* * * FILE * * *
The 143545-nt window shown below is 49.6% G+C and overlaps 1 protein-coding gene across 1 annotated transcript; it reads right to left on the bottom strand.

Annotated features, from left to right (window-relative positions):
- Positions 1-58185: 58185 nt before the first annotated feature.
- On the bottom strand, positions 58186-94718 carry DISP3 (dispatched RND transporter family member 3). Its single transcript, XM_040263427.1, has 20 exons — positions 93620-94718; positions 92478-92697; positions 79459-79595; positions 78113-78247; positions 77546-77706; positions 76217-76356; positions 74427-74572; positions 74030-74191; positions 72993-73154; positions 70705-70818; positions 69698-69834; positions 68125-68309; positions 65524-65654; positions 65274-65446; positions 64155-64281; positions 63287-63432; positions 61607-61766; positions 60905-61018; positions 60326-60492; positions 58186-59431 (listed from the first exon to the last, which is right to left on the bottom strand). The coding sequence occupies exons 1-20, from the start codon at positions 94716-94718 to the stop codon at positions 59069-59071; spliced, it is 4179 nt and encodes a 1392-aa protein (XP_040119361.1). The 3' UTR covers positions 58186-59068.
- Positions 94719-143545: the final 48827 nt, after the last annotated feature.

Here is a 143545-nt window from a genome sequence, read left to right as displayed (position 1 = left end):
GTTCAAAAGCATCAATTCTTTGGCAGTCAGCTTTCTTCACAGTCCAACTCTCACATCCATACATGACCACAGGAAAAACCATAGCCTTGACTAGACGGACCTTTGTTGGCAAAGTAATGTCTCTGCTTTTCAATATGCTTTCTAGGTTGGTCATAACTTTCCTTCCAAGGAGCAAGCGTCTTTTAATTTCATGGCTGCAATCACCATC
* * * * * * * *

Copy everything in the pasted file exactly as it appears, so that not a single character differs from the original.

The 143545-nt window shown below is 49.6% G+C and overlaps 1 protein-coding gene across 1 annotated transcript; it reads right to left on the bottom strand.

Annotated features, from left to right (window-relative positions):
- Positions 1-58185: 58185 nt before the first annotated feature.
- On the bottom strand, positions 58186-94718 carry DISP3 (dispatched RND transporter family member 3). Its single transcript, XM_040263427.1, has 20 exons — positions 93620-94718; positions 92478-92697; positions 79459-79595; positions 78113-78247; positions 77546-77706; positions 76217-76356; positions 74427-74572; positions 74030-74191; positions 72993-73154; positions 70705-70818; positions 69698-69834; positions 68125-68309; positions 65524-65654; positions 65274-65446; positions 64155-64281; positions 63287-63432; positions 61607-61766; positions 60905-61018; positions 60326-60492; positions 58186-59431 (listed from the first exon to the last, which is right to left on the bottom strand). The coding sequence occupies exons 1-20, from the start codon at positions 94716-94718 to the stop codon at positions 59069-59071; spliced, it is 4179 nt and encodes a 1392-aa protein (XP_040119361.1). The 3' UTR covers positions 58186-59068.
- Positions 94719-143545: the final 48827 nt, after the last annotated feature.

Here is a 143545-nt window from a genome sequence, read left to right as displayed (position 1 = left end):
GTTCAAAAGCATCAATTCTTTGGCAGTCAGCTTTCTTCACAGTCCAACTCTCACATCCATACATGACCACAGGAAAAACCATAGCCTTGACTAGACGGACCTTTGTTGGCAAAGTAATGTCTCTGCTTTTCAATATGCTTTCTAGGTTGGTCATAACTTTCCTTCCAAGGAGCAAGCGTCTTTTAATTTCATGGCTGCAATCACCATC